Can Obama's deficit commission work, as partisanship rages?
Obama created a deficit commission Thursday that includes both Democrats and Republicans. But the move comes during an election year rife with mistrust and political maneuvering.
President Obama created a commission on Thursday designed to fix America's fiscal mess. The question is, can that mess be fixed without first bridging the yawning political gap that divides Democrats and Republicans in Washington?
A troubling sign is visible from the get-go: The president had to set up the commission on his own, naming a Republican and a Democrat to lead it, because a bipartisan measure in the Senate a few weeks ago failed to muster the needed votes.
Mr. Obama said that fast-rising federal debt is forcing Washington to confront the issue and that a bipartisan commission is the best hope for doing this. Many outside experts agree with this assessment, but Obama's move comes during an election year rife with mistrust and maneuvering across the congressional aisle.
"I hope congressional leaders in both parties can step away from partisan bickering and join ... this effort," Obama said.
He named Alan Simpson, a former Republican senator from Wyoming, and Erskine Bowles, who served President Clinton as White House chief of staff, to chair the commission. The 18-member panel would have eight Republicans and 10 Democrats. Obama is asking Republican leaders in the House and Senate to name six members and their Democratic counterparts to name six. Obama would name four more, including one more non-Democrat.
Obama called for at least 14 panel members to agree on their recommendations, so any resulting proposal "has to be bipartisan in nature," he said.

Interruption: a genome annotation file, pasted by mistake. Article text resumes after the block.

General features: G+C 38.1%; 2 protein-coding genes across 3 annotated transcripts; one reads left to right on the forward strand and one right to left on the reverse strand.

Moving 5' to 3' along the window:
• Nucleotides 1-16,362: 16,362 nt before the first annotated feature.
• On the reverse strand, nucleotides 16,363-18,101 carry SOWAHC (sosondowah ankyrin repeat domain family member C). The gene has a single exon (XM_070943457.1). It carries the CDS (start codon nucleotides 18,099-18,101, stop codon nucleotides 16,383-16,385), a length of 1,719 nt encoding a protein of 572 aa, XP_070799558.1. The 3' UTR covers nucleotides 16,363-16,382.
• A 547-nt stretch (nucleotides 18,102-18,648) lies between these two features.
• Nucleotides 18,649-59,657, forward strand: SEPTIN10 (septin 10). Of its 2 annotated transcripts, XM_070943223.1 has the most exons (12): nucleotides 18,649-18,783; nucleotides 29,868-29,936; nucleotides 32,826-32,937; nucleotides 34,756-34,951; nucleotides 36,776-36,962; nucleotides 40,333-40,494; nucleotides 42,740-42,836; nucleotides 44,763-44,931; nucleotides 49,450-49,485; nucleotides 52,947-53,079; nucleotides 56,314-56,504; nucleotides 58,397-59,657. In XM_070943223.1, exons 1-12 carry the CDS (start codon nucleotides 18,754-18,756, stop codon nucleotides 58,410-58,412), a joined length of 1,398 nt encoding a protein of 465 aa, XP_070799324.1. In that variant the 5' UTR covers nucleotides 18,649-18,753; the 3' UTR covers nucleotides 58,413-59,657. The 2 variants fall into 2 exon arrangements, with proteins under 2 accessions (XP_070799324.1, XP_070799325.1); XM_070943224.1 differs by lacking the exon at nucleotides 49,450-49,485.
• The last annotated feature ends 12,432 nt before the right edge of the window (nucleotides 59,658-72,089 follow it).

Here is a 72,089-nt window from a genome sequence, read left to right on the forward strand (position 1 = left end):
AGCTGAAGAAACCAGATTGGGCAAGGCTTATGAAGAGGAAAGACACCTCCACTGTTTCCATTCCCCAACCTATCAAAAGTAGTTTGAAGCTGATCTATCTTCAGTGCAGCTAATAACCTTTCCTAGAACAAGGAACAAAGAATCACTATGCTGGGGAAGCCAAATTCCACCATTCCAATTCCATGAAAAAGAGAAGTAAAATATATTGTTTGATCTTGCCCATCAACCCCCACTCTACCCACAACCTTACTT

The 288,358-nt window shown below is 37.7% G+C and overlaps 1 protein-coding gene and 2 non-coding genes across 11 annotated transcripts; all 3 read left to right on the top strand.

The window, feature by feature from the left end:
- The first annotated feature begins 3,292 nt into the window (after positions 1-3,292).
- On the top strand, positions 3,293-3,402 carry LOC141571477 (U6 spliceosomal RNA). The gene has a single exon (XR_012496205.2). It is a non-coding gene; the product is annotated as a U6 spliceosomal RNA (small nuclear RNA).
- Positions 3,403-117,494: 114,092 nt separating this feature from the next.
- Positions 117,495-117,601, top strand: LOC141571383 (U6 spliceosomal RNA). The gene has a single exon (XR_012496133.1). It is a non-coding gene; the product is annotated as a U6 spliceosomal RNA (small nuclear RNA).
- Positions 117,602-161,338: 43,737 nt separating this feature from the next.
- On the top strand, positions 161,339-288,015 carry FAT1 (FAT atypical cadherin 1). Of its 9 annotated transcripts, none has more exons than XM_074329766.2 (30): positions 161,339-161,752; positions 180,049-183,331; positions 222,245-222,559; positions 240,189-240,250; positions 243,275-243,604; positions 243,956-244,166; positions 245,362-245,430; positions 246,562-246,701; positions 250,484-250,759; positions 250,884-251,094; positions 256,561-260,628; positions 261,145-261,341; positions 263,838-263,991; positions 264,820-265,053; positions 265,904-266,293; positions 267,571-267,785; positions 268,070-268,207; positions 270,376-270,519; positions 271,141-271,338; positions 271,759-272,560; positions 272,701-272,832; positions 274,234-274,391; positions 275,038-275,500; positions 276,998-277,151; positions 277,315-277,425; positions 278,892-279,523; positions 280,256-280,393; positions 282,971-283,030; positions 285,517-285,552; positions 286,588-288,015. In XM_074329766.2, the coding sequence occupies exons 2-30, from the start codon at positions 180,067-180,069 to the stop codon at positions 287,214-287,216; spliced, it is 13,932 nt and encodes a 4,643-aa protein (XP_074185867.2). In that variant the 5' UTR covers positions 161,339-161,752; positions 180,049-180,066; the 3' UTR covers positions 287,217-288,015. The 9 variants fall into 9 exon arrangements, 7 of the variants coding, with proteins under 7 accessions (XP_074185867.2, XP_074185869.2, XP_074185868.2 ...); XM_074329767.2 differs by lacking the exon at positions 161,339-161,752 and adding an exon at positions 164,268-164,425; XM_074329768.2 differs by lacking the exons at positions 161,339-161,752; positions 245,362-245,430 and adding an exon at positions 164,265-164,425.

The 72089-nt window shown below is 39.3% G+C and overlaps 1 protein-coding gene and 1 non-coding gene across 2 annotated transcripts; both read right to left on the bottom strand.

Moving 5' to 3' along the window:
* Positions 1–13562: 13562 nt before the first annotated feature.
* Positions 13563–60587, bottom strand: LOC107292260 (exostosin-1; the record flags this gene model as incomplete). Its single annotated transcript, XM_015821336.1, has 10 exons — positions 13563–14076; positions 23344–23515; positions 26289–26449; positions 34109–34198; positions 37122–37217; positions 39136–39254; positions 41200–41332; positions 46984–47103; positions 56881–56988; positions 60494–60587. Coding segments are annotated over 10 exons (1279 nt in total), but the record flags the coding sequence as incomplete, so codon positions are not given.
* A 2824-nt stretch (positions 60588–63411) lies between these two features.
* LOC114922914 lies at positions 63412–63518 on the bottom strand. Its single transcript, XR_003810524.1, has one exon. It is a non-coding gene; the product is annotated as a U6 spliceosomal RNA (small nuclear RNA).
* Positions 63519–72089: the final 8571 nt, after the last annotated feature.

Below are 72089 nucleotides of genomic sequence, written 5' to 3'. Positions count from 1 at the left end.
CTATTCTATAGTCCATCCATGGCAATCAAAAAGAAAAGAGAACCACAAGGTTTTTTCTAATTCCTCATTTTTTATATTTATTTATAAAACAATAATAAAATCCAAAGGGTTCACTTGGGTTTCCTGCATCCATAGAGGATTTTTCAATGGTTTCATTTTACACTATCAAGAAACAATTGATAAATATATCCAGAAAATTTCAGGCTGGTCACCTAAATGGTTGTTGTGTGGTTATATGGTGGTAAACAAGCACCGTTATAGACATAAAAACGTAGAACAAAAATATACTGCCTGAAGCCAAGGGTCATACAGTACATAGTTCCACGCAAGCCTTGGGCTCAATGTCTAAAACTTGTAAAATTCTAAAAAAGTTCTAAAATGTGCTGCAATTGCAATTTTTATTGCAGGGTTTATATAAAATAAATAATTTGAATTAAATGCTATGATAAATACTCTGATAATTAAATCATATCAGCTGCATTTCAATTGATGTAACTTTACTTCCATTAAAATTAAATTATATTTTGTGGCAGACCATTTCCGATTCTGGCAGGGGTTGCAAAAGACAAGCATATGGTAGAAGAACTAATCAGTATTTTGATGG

Messrs. Simpson and Bowles are well-known and respected figures in Washington, and both were involved in previous successful bipartisan deficit-reduction deals.
But as America has entered a new century, the fiscal problem has grown more daunting economically and more challenging politically.
Two wars, large tax cuts, and expanded entitlements expanded the federal red ink early in the Bush presidency. Then a financial crisis and recession sapped tax revenues even as emergency federal spending to revive the economy soared â€“ punctuated by Obama's $787 billion Recovery Act. The result: The national debt is rising fast toward what economists see as a danger zone.
Although the United States so far doesnâ€™t face a Greece-style debt crisis, America runs the risk of slower economic growth until fiscal stability is restored. The longer a fix is delayed, the more costly it will be and the greater the chance that foreign lenders will grow wary of Treasury bonds.
Obama's recent budget proposal calls for budget deficits to decline as the economy recovers, but not enough to stabilize the national debt. Obama's $1 trillion projected deficit in 2020 would be 4.2 percent of US gross domestic product (GDP). Thus annual borrowing would be rising faster than the growth of the overall economy. (White House economists recently gauged the trend line of GDP growth at about 2.5 percent a year.)
Politically, partisan standoffs have become the norm, even on many matters that are easier for lawmakers to address. Taming deficits is an issue where the fixes aren't traditionally popular with voters: probable tax hikes and mechanisms that restrain the growth of entitlement benefits.
Sen. Judd Gregg (R) of New Hampshire, a co-sponsor of the recent congressional effort to create a bipartisan fiscal commission, says that lawmakers need a procedural nudge to take such a vote. His proposal required Congress to vote on the commission's proposal â€“ something Obama can't mandate with his executive order.
"Unless you have fast-track approval, unless you have an up-and-down vote, unless you have no amendments ... you don't get bipartisanship, you don't get fairness, and you don't get action," Senator Gregg said in January.
The measure failed as several of Gregg's fellow Republicans withdrew their support for the idea.
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